As a child, my doodles were small to fairly large battles of militaristic or science-fiction themes. I especially liked strong, impenetrable bases. Later, in high school, the doodles changed into massive dungeons and mammoth castles. The builder expressing itself?

The dreams of my childhood seemed unattainable in my youth. Certainly I gave up on them too early. However, I like where and who I am today.

We all lose

Survey: Consumers lose to online schemes – Yahoo! News:

[C]onsumers lost $630 million over the past two years to e-mail scams.

That is nothing compared to the $7.8 billion people spent on computer repair. I’m interested in how many consumers are victims of email scams. Also, the median amount lost.

Guess I’ll have to do some research at Consumer Reports and other places. 🙁

Frying Astronauts One Chromosone At a Time

A few conspiracy theorists who claim we never actually went to the Moon mention the inability of the space suits and craft of the time to hold out the cosmic radiation. Do they have enough time to gauge whether a human could survive a trip to Mars and back? Considering Mars no longer has a magnetic field (why it lost its atmosphere – I watch too much NOVA), getting to Mars will not provide a safe haven.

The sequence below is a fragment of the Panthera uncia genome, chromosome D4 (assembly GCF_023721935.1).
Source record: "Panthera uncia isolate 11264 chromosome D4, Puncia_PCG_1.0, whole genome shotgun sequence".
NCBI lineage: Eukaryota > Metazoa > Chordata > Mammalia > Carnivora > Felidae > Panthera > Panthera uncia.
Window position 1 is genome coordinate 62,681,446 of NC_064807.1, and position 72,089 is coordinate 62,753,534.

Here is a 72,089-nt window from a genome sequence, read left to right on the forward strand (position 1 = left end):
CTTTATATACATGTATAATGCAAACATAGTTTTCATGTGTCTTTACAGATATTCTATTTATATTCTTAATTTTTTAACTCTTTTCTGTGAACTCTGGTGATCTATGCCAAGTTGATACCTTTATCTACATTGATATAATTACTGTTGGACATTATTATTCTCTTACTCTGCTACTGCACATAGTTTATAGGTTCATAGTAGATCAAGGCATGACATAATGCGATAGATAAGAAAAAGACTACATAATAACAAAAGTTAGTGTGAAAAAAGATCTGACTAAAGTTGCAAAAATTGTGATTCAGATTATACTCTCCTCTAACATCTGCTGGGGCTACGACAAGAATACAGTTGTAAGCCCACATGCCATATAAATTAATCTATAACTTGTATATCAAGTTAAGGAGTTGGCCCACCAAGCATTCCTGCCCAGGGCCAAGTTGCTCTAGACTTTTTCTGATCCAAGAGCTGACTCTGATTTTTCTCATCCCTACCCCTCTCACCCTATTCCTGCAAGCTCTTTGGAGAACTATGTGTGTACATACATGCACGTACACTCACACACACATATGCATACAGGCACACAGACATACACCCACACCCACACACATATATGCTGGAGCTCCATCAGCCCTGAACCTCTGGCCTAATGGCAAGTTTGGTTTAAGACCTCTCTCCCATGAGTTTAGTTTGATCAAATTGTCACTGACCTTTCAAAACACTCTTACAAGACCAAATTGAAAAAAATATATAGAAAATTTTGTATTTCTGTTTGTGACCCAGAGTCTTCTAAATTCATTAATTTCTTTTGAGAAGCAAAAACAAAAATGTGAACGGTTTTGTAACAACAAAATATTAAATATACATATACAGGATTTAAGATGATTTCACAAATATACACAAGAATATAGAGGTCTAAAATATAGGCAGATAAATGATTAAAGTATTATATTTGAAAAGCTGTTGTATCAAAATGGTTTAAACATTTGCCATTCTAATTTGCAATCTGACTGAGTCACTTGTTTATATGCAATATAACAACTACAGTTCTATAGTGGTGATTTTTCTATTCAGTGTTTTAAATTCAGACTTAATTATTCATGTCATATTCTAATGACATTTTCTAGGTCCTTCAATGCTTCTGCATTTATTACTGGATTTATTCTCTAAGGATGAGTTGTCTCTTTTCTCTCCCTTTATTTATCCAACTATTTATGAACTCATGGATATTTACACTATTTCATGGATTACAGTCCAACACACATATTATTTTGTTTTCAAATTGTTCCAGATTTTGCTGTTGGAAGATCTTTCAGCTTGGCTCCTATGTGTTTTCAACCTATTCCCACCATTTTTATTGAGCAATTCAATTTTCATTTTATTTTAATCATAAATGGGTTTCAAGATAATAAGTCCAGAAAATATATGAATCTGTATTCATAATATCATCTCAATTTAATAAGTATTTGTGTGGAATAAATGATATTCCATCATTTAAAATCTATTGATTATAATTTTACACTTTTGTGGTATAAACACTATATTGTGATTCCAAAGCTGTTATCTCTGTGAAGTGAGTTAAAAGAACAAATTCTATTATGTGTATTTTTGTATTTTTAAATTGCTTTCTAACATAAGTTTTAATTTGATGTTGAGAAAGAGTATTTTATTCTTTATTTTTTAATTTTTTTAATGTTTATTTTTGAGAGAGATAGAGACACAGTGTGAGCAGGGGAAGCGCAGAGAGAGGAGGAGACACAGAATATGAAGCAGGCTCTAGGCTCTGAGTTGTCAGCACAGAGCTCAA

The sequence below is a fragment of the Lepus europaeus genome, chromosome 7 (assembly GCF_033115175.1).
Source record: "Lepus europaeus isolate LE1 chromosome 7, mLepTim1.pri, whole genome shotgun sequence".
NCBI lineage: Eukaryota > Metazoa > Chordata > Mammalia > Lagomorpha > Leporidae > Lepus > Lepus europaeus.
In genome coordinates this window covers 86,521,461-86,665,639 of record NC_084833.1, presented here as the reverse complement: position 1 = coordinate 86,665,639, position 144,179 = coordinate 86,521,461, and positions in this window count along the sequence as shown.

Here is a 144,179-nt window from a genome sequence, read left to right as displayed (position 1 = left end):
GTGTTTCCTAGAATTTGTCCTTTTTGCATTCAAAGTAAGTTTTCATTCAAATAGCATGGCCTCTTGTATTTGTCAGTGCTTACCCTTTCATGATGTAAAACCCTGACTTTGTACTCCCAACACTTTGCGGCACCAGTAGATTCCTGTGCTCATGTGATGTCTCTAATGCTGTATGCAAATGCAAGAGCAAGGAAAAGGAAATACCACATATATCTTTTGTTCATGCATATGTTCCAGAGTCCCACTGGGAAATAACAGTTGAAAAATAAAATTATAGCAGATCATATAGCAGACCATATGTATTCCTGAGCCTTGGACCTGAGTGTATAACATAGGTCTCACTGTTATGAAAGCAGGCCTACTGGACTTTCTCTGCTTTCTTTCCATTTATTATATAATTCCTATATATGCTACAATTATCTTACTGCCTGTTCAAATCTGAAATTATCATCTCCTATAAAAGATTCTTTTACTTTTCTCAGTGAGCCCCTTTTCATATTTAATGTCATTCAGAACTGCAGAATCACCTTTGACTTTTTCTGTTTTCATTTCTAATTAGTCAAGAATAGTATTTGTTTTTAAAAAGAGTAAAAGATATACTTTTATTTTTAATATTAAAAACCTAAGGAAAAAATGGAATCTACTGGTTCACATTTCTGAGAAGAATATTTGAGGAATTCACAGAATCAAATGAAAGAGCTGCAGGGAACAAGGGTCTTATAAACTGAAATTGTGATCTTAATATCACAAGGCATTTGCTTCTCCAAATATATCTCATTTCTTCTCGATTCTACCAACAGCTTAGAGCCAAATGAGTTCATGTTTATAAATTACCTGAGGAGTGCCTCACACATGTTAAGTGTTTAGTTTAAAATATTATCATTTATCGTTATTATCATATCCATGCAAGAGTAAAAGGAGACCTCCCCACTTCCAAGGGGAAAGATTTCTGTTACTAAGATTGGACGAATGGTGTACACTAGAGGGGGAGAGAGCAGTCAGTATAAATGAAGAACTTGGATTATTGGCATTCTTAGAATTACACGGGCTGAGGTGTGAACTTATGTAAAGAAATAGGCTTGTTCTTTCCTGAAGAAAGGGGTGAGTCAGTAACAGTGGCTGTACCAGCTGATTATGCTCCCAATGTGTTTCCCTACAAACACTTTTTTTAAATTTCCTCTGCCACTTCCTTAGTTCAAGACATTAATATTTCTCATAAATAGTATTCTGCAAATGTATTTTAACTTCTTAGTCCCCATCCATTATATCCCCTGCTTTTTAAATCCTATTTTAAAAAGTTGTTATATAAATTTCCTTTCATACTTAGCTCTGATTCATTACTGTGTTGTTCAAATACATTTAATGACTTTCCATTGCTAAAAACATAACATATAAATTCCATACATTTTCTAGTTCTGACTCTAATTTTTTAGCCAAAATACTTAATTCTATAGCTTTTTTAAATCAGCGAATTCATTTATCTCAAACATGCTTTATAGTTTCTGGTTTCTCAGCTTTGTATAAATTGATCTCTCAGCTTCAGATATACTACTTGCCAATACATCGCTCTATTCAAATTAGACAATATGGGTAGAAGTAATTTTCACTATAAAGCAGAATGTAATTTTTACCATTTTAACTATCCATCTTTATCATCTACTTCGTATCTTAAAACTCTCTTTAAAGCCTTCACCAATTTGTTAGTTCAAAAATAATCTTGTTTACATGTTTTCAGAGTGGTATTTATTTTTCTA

Maybe I am glad I didn’t become an astronaut?

Was Einstein Wrong about Space Travel? | Science Blog

While the astronaut twin is hurtling through space, Cucinotta explains, his chromosomes are exposed to penetrating cosmic rays. This can damage his telomeres—little molecular “caps” on the ends of his DNA. Here on Earth, the loss of telomeres has been linked to aging.